Pennsylvania Attorney General Josh Shapiro, in a brief filed with the U.S. Supreme Court, denounced a Texas lawsuit against the state’s procedures during the Nov. 3 election. Minutes later, the attorneys general for Wisconsin, Georgia, and Michigan issued similar court filings.

Shapiro wrote that Texas Attorney General Ken Paxton’s lawsuit—which disputes the elections in Michigan, Georgia, Pennsylvania, and Wisconsin—is merely an attempt “at disenfranchising large swaths of voters and undermining the legitimacy of the election.”

“Its request for this Court to exercise its original jurisdiction and then anoint Texas’s preferred candidate for President is legally indefensible and is an [affront] to principles of constitutional democracy,” the brief read. They further argued that Texas hasn’t suffered harm “simply because it dislikes the result of the election, and nothing in the text, history, or structure of the Constitution supports Texas’s view that it can dictate the manner in which four other states run their elections.”

The Supreme Court had ordered the states to respond by 3 p.m. on Thursday.

“Texas is unable to allege that Wisconsin itself did anything to directly injure Texas’s sovereign interests,” Wisconsin Attorney General Joshua Kaul argued. Georgia Attorney General Christopher Carr said that Paxton’s lawsuit “asks this court to transfer Georgia’s electoral powers to the federal judiciary.”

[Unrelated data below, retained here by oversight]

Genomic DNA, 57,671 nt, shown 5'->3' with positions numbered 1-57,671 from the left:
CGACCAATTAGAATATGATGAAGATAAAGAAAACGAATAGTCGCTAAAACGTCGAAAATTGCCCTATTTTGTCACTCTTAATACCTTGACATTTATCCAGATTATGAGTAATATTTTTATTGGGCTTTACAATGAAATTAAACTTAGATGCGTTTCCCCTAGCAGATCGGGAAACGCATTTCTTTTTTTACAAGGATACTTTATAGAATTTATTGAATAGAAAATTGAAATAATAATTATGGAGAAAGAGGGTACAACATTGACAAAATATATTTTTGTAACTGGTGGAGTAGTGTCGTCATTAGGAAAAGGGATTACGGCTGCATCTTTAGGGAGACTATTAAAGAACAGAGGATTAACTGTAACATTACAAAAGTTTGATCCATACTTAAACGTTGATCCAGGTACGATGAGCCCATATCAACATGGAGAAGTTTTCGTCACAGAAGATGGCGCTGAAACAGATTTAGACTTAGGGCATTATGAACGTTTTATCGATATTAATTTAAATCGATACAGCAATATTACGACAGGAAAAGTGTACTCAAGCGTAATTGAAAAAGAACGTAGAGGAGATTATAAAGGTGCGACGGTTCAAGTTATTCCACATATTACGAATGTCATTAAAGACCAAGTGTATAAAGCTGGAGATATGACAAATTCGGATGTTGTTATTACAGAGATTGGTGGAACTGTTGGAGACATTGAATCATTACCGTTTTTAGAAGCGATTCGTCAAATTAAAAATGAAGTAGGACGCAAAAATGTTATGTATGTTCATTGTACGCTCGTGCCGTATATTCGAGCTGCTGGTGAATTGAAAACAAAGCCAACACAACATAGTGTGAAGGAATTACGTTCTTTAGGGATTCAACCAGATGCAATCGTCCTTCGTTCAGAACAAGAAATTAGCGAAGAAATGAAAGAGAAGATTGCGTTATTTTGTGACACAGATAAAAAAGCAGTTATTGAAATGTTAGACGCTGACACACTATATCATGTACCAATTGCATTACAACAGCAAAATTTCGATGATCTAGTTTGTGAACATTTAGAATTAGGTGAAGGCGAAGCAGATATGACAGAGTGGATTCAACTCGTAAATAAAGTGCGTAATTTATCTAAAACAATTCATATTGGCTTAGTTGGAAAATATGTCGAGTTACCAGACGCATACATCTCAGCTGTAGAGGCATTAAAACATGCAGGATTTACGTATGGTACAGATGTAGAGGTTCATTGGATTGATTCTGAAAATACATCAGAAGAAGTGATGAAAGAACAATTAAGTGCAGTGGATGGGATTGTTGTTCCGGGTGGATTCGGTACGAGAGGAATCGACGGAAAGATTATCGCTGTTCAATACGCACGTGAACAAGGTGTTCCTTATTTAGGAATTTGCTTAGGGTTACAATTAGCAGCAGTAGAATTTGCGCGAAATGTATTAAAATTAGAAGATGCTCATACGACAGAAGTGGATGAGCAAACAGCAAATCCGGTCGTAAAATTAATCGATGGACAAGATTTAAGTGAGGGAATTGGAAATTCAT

Nearly two-dozen other states filed an amicus brief that supports Shapiro’s claim to the high court. At least 17 Republican-led states threw their support behind Paxton’s lawsuit.

The case from Paxton was filed on Monday night, asserting the four battleground states made last-minute, unconstitutional changes to their respective election laws, treated voters unequally, and caused significant voting irregularities by relaxing ballot-integrity regulations.

Paxton, in a statement, said that “Georgia, Michigan, Pennsylvania, and Wisconsin destroyed that trust and compromised the security and integrity of the 2020 election.”

District of Columbia Attorney General Karl Racine (L) and Texas Attorney General Ken Paxton
Texas Attorney General Ken Paxton speaks during the launch of an antitrust investigation into large tech companies outside of the U.S. Supreme Court in Washington on Sept. 9, 2019. (Mandel Ngan/AFP via Getty Images)

“The states violated statutes enacted by their duly elected legislatures, thereby violating the Constitution. By ignoring both state and federal law, these states have not only tainted the integrity of their own citizens’ vote, but of Texas and every other state that held lawful elections,” the Republican from Texas added. “Their failure to abide by the rule of law casts a dark shadow of doubt over the outcome of the entire election. We now ask that the Supreme Court step in to correct this egregious error.”

Other than seeking a remedy to determine the outcome of the Nov. 3 presidential election, Paxton is asking the court to provide clarity to future ones.

“In addition to injunctive relief for this election, Plaintiff State seeks declaratory relief for all presidential elections in the future. This problem is clearly capable of repetition yet evading review,” the suit reads. “This Court’s attention is profoundly needed to declare what the law is and to restore public trust in this election.”

Meanwhile, the Texas lawsuit seeks to extend the Dec. 14 Electoral College certification deadline for Pennsylvania, Michigan, Georgia, and Wisconsin.

President Donald Trump, who stands to gain the most from the Texas lawsuit, wrote Thursday that the “Supreme Court has a chance to save our Country from the greatest Election abuse in the history of the United States.”

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